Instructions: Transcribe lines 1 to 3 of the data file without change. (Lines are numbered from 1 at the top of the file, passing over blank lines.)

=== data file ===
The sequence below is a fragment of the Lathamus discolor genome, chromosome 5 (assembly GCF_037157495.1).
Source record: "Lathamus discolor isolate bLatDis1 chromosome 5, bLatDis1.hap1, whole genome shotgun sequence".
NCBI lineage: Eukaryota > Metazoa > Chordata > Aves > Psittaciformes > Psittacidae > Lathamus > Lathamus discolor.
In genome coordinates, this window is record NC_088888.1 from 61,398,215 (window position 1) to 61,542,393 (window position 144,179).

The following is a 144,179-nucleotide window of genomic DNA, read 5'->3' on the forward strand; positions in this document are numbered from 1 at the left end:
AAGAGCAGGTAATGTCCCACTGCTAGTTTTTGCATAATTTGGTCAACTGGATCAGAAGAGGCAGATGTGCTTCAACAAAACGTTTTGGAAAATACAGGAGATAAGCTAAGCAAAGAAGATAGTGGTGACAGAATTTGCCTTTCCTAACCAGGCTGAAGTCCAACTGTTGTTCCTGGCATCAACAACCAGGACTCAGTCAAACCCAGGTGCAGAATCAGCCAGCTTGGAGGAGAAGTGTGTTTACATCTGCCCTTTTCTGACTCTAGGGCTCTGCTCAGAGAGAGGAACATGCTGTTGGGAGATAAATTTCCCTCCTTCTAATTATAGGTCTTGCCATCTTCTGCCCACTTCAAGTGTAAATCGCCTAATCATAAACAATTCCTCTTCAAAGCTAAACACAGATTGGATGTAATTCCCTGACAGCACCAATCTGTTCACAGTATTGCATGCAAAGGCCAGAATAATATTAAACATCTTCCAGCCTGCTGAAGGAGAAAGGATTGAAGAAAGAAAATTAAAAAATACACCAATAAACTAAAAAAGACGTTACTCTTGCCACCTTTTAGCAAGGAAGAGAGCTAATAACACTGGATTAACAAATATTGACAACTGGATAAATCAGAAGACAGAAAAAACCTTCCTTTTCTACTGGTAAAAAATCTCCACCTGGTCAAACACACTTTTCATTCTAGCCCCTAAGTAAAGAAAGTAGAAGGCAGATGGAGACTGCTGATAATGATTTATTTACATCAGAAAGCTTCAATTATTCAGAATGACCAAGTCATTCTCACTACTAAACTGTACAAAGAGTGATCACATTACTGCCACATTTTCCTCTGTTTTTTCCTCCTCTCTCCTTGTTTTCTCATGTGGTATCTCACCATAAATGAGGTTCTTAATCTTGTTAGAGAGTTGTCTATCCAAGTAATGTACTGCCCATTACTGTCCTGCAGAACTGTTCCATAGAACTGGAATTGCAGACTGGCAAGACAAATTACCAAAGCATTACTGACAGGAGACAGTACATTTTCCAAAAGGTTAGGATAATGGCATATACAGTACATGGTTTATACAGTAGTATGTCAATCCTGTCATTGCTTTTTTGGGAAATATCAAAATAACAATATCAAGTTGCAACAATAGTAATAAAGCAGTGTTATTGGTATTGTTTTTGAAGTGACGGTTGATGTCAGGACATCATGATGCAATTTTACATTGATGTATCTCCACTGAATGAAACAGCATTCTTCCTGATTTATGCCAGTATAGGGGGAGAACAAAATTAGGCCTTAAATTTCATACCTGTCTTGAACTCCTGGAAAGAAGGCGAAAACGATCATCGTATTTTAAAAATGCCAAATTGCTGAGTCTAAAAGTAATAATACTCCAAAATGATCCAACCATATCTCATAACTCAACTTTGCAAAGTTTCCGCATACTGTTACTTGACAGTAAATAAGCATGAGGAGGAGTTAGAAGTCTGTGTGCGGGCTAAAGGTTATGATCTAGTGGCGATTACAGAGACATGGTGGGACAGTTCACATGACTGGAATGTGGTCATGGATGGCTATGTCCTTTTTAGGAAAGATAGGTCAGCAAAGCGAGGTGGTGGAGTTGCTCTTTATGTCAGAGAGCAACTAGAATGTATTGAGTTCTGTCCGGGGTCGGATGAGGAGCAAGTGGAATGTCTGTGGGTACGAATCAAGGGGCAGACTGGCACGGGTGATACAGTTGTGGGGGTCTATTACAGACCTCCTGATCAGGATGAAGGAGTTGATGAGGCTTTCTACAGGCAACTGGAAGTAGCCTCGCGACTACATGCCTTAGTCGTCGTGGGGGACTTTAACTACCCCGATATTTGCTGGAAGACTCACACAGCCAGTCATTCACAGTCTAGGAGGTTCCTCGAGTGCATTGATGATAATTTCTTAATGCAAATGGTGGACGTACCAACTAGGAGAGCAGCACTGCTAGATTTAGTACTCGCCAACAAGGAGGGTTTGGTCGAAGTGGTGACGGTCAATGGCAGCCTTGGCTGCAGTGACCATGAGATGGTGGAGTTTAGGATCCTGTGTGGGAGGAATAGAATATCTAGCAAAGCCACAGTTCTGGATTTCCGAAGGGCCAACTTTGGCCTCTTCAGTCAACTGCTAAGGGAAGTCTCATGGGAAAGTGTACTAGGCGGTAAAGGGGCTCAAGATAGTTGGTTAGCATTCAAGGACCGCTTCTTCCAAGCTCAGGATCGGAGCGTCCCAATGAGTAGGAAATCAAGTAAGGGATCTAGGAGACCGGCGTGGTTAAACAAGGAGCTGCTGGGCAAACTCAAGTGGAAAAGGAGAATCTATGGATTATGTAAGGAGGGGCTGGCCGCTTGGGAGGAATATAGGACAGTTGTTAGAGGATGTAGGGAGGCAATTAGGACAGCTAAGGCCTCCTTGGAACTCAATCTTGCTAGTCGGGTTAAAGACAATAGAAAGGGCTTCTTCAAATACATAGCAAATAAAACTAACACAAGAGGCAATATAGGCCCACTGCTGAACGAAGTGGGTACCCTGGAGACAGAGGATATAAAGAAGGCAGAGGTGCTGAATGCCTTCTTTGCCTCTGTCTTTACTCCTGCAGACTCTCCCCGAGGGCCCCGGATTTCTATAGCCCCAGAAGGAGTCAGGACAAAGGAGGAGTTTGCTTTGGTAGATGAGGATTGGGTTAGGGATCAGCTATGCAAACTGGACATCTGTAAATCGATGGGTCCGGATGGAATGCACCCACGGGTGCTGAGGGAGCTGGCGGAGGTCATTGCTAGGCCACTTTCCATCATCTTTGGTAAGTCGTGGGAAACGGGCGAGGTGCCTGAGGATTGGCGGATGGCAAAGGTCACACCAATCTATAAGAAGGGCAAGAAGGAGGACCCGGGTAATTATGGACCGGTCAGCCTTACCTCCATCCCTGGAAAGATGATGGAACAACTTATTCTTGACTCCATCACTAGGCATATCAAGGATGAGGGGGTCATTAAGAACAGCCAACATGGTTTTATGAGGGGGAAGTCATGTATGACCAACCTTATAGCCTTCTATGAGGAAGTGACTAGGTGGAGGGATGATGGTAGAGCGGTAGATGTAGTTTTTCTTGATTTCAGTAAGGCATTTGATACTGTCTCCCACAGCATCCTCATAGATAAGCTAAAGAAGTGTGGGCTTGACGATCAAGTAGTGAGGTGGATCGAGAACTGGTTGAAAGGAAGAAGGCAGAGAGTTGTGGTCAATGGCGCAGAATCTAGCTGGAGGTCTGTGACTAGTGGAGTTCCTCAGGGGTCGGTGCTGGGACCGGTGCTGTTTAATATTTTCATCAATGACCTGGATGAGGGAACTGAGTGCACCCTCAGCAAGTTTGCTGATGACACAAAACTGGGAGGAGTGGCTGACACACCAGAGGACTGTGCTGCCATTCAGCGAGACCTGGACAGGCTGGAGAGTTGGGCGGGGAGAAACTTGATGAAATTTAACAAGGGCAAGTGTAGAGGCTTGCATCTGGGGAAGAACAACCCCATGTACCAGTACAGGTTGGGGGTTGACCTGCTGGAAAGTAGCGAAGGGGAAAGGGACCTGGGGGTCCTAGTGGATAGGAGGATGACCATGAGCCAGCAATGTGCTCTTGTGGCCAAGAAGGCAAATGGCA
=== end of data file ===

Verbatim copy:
The sequence below is a fragment of the Lathamus discolor genome, chromosome 5 (assembly GCF_037157495.1).
Source record: "Lathamus discolor isolate bLatDis1 chromosome 5, bLatDis1.hap1, whole genome shotgun sequence".
NCBI lineage: Eukaryota > Metazoa > Chordata > Aves > Psittaciformes > Psittacidae > Lathamus > Lathamus discolor.